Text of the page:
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Sustainability 2012, 4(11), 2998-3022; doi:10.3390/su4112998

Modeling Sustainability of Water, Environment, Livelihood, and Culture in Traditional Irrigation Communities and Their Linked Watersheds

1
College of Agricultural, Consumer and Environmental Sciences, New Mexico State University, P.O. Box 30003, MSC 3-I, Las Cruces, NM 88003, USA
2
Sandia National Laboratories, P.O. Box 5800, Albuquerque, NM 87185, USA
3
Center for Regional Studies, MSC 05 3020, 1 University of New Mexico, Albuquerque, NM 87131, USA
4
Department of Anthropology (Emerita), MSC01-1040, 1 University of New Mexico, Albuquerque, NM 87131, USA
5
Sustainable Agriculture Science Center at Alcalde, New Mexico State University, 371 County Road 40, P.O. Box 159, Alcalde, NM 87511, USA
6
New Mexico Acequia Association, 805 Early Street, Building B, Suite 203, Santa Fe, NM 87505, USA
*
Author to whom correspondence should be addressed.
Received: 5 October 2012 / Revised: 2 November 2012 / Accepted: 3 November 2012 / Published: 9 November 2012
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Abstract

Water scarcity, land use conversion and cultural and ecosystem changes threaten the way of life for traditional irrigation communities of the semi-arid southwestern United States. Traditions are strong, yet potential upheaval is great in these communities that rely on acequia irrigation systems. Acequias are ancient ditch systems brought from the Iberian Peninsula to the New World over 400 years ago; they are simultaneously gravity flow water delivery systems and shared water governance institutions. Acequias have survived periods of drought and external shocks from changing economics, demographics, and resource uses. Now, climate change and urbanization threaten water availability, ecosystem functions, and the acequia communities themselves. Do past adaptive practices hold the key to future sustainability, or are new strategies required? To explore this issue we translated disciplinary understanding into a uniform format of causal loop diagrams to conceptualize the subsystems of the entire acequia-based human-natural system. Four subsystems are identified in this study: hydrology, ecosystem, land use/economics, and sociocultural. Important linkages between subsystems were revealed as well as variables indicating community cohesion (e.g., total irrigated land, intensity of upland grazing, mutualism). Ongoing work will test the conceptualizations with field data and modeling exercises to capture tipping points for non-sustainability and thresholds for sustainable water use and community longevity. View Full-Text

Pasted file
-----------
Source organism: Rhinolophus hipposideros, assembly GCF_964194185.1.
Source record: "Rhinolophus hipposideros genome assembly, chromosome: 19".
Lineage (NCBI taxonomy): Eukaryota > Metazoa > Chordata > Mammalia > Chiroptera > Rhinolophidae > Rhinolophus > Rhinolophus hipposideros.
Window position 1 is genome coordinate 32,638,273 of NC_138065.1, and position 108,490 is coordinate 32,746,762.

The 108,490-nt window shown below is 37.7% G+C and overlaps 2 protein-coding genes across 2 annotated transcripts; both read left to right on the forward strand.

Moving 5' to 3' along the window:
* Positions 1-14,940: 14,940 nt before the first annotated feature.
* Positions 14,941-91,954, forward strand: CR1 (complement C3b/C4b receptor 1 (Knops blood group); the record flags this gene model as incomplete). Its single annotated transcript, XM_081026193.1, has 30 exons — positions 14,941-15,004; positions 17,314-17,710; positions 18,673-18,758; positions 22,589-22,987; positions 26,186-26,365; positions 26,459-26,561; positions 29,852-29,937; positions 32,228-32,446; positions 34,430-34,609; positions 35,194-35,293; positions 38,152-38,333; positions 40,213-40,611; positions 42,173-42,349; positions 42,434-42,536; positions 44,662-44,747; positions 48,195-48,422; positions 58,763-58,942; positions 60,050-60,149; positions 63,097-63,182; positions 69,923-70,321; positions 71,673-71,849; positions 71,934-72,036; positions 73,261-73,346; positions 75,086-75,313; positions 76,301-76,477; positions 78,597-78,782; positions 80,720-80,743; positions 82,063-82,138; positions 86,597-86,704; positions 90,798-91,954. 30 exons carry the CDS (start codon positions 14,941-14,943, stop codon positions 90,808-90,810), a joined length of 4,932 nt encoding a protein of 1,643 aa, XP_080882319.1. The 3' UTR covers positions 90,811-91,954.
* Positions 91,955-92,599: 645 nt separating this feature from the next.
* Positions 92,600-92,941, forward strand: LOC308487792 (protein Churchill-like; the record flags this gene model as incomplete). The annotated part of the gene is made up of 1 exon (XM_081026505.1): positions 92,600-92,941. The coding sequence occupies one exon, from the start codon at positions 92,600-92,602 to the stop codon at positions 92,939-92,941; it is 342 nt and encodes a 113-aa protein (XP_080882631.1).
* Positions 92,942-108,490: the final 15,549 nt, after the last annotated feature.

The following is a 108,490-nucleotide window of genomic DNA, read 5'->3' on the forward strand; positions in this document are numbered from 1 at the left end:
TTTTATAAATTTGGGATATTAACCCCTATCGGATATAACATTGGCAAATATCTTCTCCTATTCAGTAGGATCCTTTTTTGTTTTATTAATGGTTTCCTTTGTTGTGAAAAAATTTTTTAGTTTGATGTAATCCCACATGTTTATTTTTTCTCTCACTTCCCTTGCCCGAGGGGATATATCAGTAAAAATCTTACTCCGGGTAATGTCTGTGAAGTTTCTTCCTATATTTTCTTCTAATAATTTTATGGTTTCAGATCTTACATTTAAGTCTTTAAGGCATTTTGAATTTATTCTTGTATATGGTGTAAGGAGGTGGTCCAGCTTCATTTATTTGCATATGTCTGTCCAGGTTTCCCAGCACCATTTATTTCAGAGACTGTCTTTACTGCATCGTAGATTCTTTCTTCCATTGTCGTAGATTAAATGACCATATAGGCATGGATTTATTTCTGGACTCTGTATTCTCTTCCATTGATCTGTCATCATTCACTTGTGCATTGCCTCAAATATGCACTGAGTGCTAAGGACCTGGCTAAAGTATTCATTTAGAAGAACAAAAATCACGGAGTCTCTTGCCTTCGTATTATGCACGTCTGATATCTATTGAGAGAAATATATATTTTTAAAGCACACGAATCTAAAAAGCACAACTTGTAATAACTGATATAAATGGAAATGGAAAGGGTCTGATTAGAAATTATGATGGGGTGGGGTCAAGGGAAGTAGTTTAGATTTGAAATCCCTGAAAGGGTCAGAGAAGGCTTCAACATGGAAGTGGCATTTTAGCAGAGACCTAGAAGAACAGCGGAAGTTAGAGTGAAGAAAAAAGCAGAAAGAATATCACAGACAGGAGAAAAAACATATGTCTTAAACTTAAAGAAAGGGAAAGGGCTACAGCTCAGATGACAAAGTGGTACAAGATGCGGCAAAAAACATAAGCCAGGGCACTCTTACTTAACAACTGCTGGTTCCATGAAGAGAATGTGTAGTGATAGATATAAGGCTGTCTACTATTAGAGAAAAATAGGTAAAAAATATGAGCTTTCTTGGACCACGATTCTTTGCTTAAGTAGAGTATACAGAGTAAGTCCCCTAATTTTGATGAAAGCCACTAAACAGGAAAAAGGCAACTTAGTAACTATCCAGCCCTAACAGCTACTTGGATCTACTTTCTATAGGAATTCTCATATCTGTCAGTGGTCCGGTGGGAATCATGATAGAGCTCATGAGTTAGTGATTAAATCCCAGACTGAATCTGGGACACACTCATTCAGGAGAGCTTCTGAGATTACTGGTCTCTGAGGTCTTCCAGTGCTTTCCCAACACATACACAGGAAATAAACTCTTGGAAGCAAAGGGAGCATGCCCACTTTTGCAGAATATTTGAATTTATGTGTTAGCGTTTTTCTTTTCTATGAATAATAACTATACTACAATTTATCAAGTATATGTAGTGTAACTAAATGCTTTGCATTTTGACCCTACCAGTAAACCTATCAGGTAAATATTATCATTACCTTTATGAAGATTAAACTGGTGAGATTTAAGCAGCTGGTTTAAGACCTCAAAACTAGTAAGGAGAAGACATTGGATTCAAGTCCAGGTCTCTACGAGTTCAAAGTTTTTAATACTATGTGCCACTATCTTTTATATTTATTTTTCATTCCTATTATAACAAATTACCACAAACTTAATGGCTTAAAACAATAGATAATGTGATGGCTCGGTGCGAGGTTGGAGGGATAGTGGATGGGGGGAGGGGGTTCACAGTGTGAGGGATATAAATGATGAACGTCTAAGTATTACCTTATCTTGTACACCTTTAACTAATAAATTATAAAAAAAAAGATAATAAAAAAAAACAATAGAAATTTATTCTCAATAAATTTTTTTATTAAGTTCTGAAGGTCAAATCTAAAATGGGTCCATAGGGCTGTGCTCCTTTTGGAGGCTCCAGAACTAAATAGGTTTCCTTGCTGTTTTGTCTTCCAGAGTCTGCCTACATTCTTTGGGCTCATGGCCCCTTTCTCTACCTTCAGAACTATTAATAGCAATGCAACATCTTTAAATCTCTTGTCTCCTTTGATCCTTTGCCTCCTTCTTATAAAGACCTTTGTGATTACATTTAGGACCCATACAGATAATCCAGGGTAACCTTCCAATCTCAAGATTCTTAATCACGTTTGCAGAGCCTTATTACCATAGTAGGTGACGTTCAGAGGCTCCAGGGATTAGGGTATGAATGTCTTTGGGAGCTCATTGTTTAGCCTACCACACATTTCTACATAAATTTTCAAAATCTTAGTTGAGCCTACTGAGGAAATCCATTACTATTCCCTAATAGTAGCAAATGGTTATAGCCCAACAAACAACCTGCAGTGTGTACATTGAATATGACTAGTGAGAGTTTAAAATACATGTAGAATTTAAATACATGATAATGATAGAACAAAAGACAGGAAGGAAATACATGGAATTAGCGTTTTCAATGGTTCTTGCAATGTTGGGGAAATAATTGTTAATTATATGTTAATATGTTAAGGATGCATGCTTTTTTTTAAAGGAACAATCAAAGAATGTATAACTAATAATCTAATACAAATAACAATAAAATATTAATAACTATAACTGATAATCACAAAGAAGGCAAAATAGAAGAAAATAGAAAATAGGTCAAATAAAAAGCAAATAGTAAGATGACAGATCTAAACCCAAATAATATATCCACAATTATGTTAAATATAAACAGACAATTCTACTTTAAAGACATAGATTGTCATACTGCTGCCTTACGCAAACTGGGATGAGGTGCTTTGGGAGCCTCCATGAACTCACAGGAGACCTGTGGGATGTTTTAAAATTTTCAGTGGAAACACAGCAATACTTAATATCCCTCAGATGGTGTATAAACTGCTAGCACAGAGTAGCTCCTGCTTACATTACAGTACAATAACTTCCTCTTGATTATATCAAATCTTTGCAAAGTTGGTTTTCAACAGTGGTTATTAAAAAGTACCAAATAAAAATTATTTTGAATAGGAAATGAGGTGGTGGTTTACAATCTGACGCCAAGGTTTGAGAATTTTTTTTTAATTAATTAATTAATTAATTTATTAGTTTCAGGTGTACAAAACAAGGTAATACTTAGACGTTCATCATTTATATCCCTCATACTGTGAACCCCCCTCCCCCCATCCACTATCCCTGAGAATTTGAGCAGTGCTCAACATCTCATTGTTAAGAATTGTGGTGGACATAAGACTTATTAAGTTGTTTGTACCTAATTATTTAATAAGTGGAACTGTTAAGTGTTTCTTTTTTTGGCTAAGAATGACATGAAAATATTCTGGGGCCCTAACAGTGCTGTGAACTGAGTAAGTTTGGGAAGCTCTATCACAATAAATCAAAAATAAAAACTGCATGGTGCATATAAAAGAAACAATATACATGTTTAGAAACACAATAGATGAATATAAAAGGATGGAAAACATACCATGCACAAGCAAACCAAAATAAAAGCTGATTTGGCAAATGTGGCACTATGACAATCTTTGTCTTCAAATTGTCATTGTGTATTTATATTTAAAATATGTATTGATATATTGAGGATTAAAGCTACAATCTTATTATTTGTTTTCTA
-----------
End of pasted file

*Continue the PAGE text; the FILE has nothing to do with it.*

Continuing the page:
Keywords: interdisciplinary model; sustainability; natural and human system dynamics; hydrology; ecology; economics; culture interdisciplinary model; sustainability; natural and human system dynamics; hydrology; ecology; economics; culture
This is an open access article distributed under the Creative Commons Attribution License (CC BY 3.0).

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MDPI and ACS Style

Fernald, A.; Tidwell, V.; Rivera, J.; Rodríguez, S.; Guldan, S.; Steele, C.; Ochoa, C.; Hurd, B.; Ortiz, M.; Boykin, K.; Cibils, A. Modeling Sustainability of Water, Environment, Livelihood, and Culture in Traditional Irrigation Communities and Their Linked Watersheds. Sustainability 2012, 4, 2998-3022.

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